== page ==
The stampede that took place near Mecca, Saudi Arabia, during the Hajj last week cost nearly 800 lives and generated geopolitical implications that are rippling through the region and beyond. We’ve put together a brief guide to explain what happened and what it means for the region.
What is the Hajj?
The Hajj is the annual pilgrimage to Mecca that all adult Muslims are supposed to make at least once in their lives, provided they are physically and financially able to do so. It is one of the five mandatory religious duties, or “five pillars,” of the Islamic faith. The Hajj takes place during a specific period of time every year according to the Islamic calendar. Although Muslims can make the pilgrimage to Mecca at other times of the year, such visits do not satisfy the requirement to perform the Hajj.
Millions of the world’s estimated 1.6 billion Muslims travel to this location each year in order to fulfill their religious obligation. This presents a massive logistical challenge for the Saudi government, which has spent billions of dollars over the years to improve the safety and efficiency of the undertaking. The Saudis established a strict and at times controversial country quota system to limit the number of people allowed to engage in the Hajj each year; this year, over two million people from 183 countries participated.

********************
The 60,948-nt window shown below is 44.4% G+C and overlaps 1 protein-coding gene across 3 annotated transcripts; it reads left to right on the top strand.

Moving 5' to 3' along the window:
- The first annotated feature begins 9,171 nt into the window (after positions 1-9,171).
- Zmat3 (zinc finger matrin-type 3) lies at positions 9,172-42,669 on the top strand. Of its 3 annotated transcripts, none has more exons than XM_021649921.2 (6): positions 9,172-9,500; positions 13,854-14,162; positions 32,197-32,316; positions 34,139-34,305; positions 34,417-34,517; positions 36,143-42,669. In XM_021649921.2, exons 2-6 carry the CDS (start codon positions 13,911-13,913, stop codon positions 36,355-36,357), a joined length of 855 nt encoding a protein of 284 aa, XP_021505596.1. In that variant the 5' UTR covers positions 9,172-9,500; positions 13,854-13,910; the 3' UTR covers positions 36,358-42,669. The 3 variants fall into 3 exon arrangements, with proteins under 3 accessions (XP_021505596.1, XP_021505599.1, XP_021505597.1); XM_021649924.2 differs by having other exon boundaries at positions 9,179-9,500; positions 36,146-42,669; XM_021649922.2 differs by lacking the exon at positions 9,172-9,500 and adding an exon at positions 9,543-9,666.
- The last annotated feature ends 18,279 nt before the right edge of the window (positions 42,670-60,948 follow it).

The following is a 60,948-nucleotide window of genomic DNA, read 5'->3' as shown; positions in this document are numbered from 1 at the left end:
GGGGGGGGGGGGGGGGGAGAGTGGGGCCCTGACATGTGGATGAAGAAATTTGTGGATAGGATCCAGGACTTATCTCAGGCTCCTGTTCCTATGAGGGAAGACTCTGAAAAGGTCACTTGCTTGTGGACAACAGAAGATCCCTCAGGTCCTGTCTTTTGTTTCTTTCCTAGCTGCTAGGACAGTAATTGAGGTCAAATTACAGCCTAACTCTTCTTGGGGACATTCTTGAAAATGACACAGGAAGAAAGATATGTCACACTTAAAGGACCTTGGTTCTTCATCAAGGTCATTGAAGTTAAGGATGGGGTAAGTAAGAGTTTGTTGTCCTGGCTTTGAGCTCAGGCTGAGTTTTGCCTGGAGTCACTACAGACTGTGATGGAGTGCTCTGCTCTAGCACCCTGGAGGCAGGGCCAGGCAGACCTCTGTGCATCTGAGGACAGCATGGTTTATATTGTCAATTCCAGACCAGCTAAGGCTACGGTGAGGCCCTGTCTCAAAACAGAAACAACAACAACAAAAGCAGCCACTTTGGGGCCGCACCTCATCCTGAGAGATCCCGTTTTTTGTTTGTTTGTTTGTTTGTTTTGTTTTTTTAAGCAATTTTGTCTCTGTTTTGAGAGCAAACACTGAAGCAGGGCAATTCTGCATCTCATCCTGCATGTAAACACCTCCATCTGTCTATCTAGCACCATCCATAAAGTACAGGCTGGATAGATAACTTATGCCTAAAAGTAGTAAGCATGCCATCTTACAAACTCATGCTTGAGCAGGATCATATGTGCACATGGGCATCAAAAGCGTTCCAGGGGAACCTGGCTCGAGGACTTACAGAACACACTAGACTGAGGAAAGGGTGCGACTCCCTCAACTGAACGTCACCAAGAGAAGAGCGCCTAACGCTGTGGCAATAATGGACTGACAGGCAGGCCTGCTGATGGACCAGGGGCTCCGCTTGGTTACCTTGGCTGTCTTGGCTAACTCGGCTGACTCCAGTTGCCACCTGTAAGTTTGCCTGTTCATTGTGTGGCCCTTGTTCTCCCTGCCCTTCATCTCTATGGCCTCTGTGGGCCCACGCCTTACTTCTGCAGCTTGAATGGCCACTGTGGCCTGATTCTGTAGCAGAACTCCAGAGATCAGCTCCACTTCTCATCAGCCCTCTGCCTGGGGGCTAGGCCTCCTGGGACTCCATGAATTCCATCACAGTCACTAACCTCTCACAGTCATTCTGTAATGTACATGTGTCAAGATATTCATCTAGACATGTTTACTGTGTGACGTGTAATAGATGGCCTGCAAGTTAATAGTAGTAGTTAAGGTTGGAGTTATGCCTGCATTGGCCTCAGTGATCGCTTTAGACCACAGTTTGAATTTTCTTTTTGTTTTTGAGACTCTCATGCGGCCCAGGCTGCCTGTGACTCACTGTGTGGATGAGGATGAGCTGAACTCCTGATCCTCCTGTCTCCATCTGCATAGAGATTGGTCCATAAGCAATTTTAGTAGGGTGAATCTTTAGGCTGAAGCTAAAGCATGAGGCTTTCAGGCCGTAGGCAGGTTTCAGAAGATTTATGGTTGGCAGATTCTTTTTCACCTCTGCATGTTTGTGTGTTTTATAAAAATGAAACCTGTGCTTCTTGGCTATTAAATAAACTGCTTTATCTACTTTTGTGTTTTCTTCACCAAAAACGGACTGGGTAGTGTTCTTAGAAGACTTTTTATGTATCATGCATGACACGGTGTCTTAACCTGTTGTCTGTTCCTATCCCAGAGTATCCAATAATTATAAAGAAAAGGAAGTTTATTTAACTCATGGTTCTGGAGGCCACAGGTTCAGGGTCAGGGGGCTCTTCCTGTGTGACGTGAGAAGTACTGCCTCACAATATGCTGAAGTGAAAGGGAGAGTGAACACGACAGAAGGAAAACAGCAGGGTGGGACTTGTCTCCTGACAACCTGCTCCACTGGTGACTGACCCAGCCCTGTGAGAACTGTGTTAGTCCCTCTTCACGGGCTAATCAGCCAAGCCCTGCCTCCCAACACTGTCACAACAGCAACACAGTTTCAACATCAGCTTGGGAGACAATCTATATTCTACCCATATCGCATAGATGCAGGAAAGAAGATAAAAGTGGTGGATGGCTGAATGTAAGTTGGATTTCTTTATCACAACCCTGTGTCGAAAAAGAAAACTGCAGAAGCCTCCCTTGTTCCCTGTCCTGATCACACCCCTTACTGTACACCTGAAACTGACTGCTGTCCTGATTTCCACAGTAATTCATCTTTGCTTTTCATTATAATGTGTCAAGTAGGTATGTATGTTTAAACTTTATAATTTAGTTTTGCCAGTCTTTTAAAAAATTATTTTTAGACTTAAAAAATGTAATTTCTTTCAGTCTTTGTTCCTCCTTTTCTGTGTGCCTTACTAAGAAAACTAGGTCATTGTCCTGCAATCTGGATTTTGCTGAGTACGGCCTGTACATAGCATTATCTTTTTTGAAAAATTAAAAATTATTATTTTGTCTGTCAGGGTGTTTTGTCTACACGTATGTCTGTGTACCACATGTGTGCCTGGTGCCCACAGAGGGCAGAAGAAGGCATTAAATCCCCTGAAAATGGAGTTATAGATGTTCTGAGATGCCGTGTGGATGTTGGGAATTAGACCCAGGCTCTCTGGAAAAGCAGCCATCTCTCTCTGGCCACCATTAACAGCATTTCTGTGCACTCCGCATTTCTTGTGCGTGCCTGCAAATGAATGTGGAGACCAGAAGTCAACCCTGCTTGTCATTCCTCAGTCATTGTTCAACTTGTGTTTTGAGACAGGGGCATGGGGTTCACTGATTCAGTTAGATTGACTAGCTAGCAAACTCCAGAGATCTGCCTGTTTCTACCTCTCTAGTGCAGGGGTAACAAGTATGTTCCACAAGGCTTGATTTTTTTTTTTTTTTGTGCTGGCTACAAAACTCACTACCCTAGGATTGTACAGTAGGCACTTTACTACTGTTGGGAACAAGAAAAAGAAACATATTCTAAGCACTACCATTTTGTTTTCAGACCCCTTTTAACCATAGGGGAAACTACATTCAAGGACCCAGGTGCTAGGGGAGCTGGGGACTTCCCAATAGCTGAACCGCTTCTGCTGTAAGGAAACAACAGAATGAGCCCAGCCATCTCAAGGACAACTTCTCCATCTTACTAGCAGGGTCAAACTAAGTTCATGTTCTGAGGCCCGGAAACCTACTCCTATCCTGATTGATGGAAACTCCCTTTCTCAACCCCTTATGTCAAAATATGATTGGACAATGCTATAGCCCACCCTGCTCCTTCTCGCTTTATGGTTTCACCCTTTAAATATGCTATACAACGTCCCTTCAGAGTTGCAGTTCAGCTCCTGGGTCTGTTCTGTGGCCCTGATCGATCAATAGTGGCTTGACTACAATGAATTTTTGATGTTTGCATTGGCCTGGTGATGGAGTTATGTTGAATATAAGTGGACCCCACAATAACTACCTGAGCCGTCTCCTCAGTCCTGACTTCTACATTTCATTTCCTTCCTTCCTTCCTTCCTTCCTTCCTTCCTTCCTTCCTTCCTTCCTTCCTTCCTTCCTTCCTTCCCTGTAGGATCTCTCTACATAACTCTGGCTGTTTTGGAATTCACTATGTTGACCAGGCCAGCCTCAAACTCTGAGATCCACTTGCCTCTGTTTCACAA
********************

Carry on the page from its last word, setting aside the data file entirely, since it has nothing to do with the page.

So what actually happened?
The incident took place a few kilometers from Mecca in a place called Mina, the vast “tent city” where pilgrims spend the night during the hajj in some 160,000 temperature-controlled, fireproofed, Teflon-coated fiberglass tents. The stampede occurred as densely-packed crowds coming from two different directions converged at the intersection of two of the wide, multi-level pedestrian roads that lead to Jamarat, the site where pilgrims cast stones at pillars to symbolize the ritual stoning of the devil during Hajj.
The New York Times published an informative interactive feature last week on how the stampede unfolded.
[T]his year, over two million people from 183 countries participated.
The details of what sparked the stampede are still unclear, and Saudi Crown Prince Mohamed bin Nayef, the focus of a Brookings Essay by Senior Fellow Bruce Riedel released today, has ordered an investigation into the incident. A spokesperson for Saudi Arabia’s interior ministry said that high temperatures and fatigue may have played a role. As reported by the BBC,
“the Saudi health minister, Khaled al-Falih, said the crush occurred because many pilgrims moved ‘without respecting the timetables’ established by authorities. Saudi-owned al-Arabiya TV reported that the head of the central Hajj committee, Prince Khaled al-Faisal, blamed the stampede on ‘some pilgrims with African nationalities’.”
The head of Iran’s Hajj organization, Said Ohadi, said that for “unknown reasons,” two of the paths to Jamarat had been closed off, leaving only three routes instead of five for the two million people to travel on to the site of the stoning ritual.
Has something like this ever happened before?